CIWM Conference News: Time To Reinvent Ourselves?

EakinsProfessor Paul Ekins, keynote speaker at the CIWM Conference 2013, certainly opened with some “no holds barred” opinions on the industry. He advocated a “pay as you throw” approach to waste collections and described waste as “so last century”.

He opened with the issue of the circular economy, a subject he addressed in his own book, written in 1992, in which he said that the “dominant model of the industrial economy must be transformed from linear to a circular form”. 20 years ago and the same issues are still being addressed today.

“In the multi circular model… the waste from one product/process are the resources for another, so that there is no waste, disposal problem or pollution, just a great cycle of transformation”.

He added that in the waste industry there had been a lot of progress made… landfill falling from 90 to less than 50 percent, and that it was down to the people in the industry and the development of policy. “This has been important, through the Waste Framework Directive, targets for biodegradable waste through the priority waste stream directives, through the regulations on tyres, hazardous wastes… new ideas such as extended producer responsibility and new ideas allowing member states to implement the ideas in widely differing ways.

Paul Ekins – “You need to reinvent yourselves as materials and resource manager. Waste is so last century, don’t you think… and CIWM might like to think about changing its name!”

“Those that want to question the UK’s place as an EU member state must ask if we’d have seen such progress if we had not been a member state” adding that what has driven it has been the need to “incentivise investment”.

“It’s always been clear that waste management to drive waste up the hierarchy would require huge investment”, he said, “but businesses need to make profits and that is what the landfill tax has been all about”.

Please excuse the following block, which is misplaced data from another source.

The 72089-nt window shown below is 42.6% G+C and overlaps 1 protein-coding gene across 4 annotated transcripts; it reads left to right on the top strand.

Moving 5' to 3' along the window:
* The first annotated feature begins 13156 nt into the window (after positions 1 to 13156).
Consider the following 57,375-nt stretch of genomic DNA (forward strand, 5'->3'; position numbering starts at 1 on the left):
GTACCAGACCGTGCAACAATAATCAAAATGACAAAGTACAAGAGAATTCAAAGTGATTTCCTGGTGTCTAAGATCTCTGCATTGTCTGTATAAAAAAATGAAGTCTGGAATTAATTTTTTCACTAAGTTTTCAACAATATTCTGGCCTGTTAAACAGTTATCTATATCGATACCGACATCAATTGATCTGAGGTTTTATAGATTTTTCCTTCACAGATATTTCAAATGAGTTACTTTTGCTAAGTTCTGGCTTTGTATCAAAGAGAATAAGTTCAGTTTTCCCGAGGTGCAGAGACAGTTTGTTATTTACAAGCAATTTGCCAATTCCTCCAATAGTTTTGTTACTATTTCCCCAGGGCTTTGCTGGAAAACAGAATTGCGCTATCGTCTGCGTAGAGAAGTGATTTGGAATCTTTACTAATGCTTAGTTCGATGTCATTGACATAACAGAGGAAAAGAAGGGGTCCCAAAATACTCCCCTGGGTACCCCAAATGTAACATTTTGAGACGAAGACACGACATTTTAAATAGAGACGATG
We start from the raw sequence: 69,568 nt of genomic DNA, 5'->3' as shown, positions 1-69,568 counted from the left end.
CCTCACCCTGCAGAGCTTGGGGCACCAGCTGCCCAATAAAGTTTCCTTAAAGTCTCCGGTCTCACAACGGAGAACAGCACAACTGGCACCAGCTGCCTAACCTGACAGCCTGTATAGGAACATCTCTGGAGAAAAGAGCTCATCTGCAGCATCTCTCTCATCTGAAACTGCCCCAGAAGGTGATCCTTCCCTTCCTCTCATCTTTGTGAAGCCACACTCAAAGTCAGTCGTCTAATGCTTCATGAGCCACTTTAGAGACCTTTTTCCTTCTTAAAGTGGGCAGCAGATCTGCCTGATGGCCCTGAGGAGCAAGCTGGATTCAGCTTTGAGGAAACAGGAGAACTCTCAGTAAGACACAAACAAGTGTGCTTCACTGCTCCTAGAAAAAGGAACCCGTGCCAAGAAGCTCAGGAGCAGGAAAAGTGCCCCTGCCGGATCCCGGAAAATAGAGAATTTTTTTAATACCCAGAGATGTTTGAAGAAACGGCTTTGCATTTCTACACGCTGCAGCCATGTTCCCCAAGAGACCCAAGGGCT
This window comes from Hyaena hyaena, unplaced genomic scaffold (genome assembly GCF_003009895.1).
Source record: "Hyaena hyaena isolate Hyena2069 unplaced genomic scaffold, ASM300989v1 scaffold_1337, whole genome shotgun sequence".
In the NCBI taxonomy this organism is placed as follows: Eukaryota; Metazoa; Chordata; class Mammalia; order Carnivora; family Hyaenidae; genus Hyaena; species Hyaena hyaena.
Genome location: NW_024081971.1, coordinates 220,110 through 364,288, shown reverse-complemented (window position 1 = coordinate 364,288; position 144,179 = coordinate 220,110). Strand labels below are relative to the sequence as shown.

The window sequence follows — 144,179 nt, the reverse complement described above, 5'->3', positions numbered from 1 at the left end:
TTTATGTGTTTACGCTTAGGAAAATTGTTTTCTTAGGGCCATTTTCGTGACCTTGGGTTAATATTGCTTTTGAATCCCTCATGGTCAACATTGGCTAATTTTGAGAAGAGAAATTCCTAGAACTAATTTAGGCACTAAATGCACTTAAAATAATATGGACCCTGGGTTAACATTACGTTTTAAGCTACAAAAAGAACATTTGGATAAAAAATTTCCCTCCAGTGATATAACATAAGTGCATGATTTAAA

He explained that this was the past and that the future was the new aspirations for zero waste and a circular economy, and that they are very real aspirations, such as Scotland’s Zero Waste Plan. Waste prevention will be key, he said, but we need to get smarter if we want this agenda to help us deliver on the competitiveness and jobs directives that are currently key.

“I suggest to you now that the agenda is how to prevent materials from becoming wastes,” he continued. Wastes lose value, but we as an industry add value back to them, he explained, through energy recovery, recycling and re-use etc, but this process adds costs too.

“We need to move from wastes to materials management and this would require your industry to intervene earlier in the journey… to reduce the quantity of material required, through light weighting perhaps, and to increase the time materials fulfil their service before becoming wastes… to reduce the amount of energy while a product is in service… to incentivise separation and collection system, but minimise the costs of recycling and re-use.”

He said that industrial symbiosis was “close to his heart as it most closely resembles the living economy” which the human economy increasingly needs to mimic, and the policies needs to make these transformations happen, was clear: regulations on exports and more information on who owns what and where, for example.

“This is the challenge of this century. I’ve noticed a change in the thinking of waste professionals, and you need to reinvent yourselves as materials and resource manager. Waste is so last century, don’t you think… and CIWM might like to think about changing its name!”


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